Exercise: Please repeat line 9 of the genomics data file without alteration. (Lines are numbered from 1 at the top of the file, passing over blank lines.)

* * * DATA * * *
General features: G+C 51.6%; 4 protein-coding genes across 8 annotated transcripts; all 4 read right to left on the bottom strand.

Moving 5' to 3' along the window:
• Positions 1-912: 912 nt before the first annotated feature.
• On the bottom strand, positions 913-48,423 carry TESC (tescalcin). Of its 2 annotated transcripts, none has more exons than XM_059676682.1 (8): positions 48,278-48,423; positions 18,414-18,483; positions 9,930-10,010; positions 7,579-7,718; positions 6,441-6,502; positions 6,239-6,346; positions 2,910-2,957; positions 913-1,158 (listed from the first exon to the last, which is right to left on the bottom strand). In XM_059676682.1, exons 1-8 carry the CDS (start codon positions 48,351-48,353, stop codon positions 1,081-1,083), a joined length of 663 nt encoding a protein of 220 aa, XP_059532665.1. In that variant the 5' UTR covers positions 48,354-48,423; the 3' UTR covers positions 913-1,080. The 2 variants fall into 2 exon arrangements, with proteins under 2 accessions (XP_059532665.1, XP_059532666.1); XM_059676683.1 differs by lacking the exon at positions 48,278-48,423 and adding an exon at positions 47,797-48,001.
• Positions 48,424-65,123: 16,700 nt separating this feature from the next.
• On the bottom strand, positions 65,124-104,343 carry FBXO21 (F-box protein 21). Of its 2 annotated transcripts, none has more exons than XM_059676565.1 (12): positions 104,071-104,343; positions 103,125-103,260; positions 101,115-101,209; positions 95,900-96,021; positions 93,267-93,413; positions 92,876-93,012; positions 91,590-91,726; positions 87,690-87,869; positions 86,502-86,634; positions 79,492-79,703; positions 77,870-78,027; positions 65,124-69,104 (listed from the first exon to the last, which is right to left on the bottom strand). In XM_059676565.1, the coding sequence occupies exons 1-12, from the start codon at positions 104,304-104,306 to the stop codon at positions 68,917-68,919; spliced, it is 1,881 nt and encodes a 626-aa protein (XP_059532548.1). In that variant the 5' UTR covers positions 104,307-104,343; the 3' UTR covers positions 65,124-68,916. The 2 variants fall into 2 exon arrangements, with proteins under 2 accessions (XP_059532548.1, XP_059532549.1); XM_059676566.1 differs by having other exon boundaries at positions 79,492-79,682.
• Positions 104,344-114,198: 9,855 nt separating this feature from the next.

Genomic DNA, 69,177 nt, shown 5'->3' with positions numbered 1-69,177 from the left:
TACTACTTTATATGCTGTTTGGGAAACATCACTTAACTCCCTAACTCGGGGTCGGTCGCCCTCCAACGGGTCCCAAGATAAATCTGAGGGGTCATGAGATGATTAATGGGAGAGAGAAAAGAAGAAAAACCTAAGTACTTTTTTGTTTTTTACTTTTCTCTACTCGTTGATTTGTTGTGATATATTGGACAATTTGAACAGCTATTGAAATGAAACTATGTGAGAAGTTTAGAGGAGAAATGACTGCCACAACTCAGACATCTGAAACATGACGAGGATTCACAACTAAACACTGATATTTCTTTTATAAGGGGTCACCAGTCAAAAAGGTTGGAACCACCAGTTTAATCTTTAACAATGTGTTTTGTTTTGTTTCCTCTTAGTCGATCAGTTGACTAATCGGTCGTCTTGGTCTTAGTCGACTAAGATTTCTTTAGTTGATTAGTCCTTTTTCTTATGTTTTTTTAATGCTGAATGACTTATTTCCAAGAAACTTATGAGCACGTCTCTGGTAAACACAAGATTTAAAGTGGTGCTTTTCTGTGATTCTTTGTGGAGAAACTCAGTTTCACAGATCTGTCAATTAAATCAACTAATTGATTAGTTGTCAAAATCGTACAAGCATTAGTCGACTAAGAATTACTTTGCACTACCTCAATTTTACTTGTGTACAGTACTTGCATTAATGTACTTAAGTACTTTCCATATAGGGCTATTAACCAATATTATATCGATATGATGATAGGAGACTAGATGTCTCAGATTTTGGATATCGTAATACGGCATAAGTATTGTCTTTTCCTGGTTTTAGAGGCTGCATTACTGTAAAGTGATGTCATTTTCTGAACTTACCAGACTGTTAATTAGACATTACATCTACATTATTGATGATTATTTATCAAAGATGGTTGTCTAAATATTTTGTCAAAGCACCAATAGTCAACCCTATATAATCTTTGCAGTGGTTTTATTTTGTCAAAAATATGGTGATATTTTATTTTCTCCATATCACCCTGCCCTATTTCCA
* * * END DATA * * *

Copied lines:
TACTACTTTATATGCTGTTTGGGAAACATCACTTAACTCCCTAACTCGGGGTCGGTCGCCCTCCAACGGGTCCCAAGATAAATCTGAGGGGTCATGAGATGATTAATGGGAGAGAGAAAAGAAGAAAAACCTAAGTACTTTTTTGTTTTTTACTTTTCTCTACTCGTTGATTTGTTGTGATATATTGGACAATTTGAACAGCTATTGAAATGAAACTATGTGAGAAGTTTAGAGGAGAAATGACTGCCACAACTCAGACATCTGAAACATGACGAGGATTCACAACTAAACACTGATATTTCTTTTATAAGGGGTCACCAGTCAAAAAGGTTGGAACCACCAGTTTAATCTTTAACAATGTGTTTTGTTTTGTTTCCTCTTAGTCGATCAGTTGACTAATCGGTCGTCTTGGTCTTAGTCGACTAAGATTTCTTTAGTTGATTAGTCCTTTTTCTTATGTTTTTTTAATGCTGAATGACTTATTTCCAAGAAACTTATGAGCACGTCTCTGGTAAACACAAGATTTAAAGTGGTGCTTTTCTGTGATTCTTTGTGGAGAAACTCAGTTTCACAGATCTGTCAATTAAATCAACTAATTGATTAGTTGTCAAAATCGTACAAGCATTAGTCGACTAAGAATTACTTTGCACTACCTCAATTTTACTTGTGTACAGTACTTGCATTAATGTACTTAAGTACTTTCCATATAGGGCTATTAACCAATATTATATCGATATGATGATAGGAGACTAGATGTCTCAGATTTTGGATATCGTAATACGGCATAAGTATTGTCTTTTCCTGGTTTTAGAGGCTGCATTACTGTAAAGTGATGTCATTTTCTGAACTTACCAGACTGTTAATTAGACATTACATCTACATTATTGATGATTATTTATCAAAGATGGTTGTCTAAATATTTTGTCAAAGCACCAATAGTCAACCCTATATAATCTTTGCAGTGGTTTTATTTTGTCAAAAATATGGTGATATTTTATTTTCTCCATATCACCCTGCCCTATTTCCA